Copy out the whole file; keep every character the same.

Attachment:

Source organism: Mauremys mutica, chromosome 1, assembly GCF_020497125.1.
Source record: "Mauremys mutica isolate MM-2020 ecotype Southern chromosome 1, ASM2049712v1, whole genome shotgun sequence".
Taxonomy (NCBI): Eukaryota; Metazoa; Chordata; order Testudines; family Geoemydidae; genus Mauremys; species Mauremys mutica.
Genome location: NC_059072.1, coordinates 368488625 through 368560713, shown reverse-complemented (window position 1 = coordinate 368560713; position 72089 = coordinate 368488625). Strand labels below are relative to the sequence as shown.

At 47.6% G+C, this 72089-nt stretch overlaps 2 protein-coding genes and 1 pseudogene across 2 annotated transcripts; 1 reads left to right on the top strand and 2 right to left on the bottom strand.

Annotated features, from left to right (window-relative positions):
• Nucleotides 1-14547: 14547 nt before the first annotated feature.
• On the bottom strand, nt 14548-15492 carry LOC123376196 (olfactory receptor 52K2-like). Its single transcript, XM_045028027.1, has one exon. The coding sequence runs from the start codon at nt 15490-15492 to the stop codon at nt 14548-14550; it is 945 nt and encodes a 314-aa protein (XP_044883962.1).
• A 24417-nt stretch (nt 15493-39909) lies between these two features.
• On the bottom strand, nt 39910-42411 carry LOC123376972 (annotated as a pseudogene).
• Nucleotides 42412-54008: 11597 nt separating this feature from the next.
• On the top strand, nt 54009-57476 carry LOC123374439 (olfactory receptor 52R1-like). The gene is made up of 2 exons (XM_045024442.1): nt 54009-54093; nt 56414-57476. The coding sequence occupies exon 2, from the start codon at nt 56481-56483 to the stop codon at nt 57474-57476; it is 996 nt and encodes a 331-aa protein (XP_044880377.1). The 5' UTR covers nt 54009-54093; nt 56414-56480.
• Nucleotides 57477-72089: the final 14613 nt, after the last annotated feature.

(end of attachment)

Source organism: Mauremys mutica, chromosome 1, assembly GCF_020497125.1.
Source record: "Mauremys mutica isolate MM-2020 ecotype Southern chromosome 1, ASM2049712v1, whole genome shotgun sequence".
Taxonomy (NCBI): Eukaryota; Metazoa; Chordata; order Testudines; family Geoemydidae; genus Mauremys; species Mauremys mutica.
Genome location: NC_059072.1, coordinates 368488625 through 368560713, shown reverse-complemented (window position 1 = coordinate 368560713; position 72089 = coordinate 368488625). Strand labels below are relative to the sequence as shown.

At 47.6% G+C, this 72089-nt stretch overlaps 2 protein-coding genes and 1 pseudogene across 2 annotated transcripts; 1 reads left to right on the top strand and 2 right to left on the bottom strand.

Annotated features, from left to right (window-relative positions):
• Nucleotides 1-14547: 14547 nt before the first annotated feature.
• On the bottom strand, nt 14548-15492 carry LOC123376196 (olfactory receptor 52K2-like). Its single transcript, XM_045028027.1, has one exon. The coding sequence runs from the start codon at nt 15490-15492 to the stop codon at nt 14548-14550; it is 945 nt and encodes a 314-aa protein (XP_044883962.1).
• A 24417-nt stretch (nt 15493-39909) lies between these two features.
• On the bottom strand, nt 39910-42411 carry LOC123376972 (annotated as a pseudogene).
• Nucleotides 42412-54008: 11597 nt separating this feature from the next.
• On the top strand, nt 54009-57476 carry LOC123374439 (olfactory receptor 52R1-like). The gene is made up of 2 exons (XM_045024442.1): nt 54009-54093; nt 56414-57476. The coding sequence occupies exon 2, from the start codon at nt 56481-56483 to the stop codon at nt 57474-57476; it is 996 nt and encodes a 331-aa protein (XP_044880377.1). The 5' UTR covers nt 54009-54093; nt 56414-56480.
• Nucleotides 57477-72089: the final 14613 nt, after the last annotated feature.